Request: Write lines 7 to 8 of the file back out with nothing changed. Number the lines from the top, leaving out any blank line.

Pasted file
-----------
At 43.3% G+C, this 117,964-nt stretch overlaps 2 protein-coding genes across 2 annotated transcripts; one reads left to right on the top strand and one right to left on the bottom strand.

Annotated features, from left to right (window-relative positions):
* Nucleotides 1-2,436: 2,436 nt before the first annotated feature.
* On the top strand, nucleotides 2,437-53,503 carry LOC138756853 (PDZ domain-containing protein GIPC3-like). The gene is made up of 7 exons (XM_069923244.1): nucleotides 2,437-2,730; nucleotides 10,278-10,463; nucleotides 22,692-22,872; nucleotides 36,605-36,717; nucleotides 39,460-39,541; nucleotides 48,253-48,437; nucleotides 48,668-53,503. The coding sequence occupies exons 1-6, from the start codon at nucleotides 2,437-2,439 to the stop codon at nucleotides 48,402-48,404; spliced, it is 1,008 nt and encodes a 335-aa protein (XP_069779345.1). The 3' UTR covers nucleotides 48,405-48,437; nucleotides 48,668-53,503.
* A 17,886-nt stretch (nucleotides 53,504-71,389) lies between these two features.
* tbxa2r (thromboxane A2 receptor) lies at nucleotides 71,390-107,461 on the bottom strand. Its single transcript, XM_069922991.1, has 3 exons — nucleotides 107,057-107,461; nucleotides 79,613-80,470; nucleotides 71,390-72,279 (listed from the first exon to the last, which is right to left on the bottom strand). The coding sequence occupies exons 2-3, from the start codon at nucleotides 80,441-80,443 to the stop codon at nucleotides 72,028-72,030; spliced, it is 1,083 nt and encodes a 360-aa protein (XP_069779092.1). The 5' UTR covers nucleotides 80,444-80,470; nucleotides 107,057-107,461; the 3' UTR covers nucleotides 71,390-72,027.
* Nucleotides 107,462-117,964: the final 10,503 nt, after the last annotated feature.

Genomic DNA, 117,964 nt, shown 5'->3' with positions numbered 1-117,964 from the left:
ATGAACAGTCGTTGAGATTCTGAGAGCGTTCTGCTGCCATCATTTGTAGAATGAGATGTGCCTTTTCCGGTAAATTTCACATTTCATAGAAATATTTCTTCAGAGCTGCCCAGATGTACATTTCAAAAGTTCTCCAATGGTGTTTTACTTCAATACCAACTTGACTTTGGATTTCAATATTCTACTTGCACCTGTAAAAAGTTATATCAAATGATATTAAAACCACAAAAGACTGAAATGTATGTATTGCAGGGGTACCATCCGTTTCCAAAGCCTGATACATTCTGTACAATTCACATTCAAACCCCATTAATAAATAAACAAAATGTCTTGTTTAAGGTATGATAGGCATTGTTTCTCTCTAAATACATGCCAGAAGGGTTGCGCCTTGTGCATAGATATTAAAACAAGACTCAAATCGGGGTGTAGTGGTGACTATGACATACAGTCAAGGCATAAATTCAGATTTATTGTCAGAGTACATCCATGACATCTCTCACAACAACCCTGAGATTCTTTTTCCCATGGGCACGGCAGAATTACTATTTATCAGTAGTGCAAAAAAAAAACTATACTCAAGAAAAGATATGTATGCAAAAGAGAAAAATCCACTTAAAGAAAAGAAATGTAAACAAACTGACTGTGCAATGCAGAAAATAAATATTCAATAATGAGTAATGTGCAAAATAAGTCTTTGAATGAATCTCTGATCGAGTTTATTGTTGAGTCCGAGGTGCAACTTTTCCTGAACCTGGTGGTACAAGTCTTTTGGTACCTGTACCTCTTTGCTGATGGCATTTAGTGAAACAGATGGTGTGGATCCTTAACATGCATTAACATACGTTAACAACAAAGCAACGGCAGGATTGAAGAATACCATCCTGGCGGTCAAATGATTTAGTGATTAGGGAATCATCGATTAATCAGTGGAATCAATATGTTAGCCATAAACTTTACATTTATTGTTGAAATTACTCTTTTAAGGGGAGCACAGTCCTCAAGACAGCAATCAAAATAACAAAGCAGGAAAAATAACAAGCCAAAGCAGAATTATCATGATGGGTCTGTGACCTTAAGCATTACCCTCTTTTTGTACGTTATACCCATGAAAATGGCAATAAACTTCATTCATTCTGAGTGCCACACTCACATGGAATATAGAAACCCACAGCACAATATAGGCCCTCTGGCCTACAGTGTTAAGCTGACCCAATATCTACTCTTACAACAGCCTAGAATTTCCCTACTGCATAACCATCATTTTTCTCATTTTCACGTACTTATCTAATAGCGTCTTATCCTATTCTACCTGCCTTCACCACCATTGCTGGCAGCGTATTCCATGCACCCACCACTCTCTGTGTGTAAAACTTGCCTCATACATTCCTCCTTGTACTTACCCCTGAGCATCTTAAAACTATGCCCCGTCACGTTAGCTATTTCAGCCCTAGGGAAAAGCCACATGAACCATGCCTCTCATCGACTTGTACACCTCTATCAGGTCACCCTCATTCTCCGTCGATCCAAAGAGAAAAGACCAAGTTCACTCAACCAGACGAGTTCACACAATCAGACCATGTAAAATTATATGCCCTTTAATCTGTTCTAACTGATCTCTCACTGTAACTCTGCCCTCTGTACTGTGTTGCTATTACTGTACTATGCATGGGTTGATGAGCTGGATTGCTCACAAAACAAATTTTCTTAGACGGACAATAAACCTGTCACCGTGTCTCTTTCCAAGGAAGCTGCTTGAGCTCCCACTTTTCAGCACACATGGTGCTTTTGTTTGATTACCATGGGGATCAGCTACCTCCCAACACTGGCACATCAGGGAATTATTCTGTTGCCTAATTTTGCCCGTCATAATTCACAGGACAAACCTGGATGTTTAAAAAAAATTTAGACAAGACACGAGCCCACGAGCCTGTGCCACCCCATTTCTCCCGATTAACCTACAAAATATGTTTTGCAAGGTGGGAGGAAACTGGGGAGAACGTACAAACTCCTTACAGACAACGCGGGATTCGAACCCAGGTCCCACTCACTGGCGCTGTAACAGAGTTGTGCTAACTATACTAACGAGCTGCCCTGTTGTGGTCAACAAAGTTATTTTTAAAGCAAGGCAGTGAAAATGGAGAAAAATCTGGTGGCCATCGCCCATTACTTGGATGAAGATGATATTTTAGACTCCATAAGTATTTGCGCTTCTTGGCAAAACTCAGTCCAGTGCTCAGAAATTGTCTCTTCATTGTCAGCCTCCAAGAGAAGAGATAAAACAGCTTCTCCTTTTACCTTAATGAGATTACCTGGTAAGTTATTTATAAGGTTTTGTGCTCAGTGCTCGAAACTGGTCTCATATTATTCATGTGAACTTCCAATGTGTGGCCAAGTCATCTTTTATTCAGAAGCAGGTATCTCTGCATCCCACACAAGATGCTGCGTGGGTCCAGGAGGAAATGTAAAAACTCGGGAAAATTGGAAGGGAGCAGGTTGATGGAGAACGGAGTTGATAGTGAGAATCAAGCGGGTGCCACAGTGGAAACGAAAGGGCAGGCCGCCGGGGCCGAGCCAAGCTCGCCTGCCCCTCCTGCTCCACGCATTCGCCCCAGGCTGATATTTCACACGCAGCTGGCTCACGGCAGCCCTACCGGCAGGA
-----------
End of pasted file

* Nucleotides 107,462-117,964: the final 10,503 nt, after the last annotated feature.

Genomic DNA, 117,964 nt, shown 5'->3' with positions numbered 1-117,964 from the left: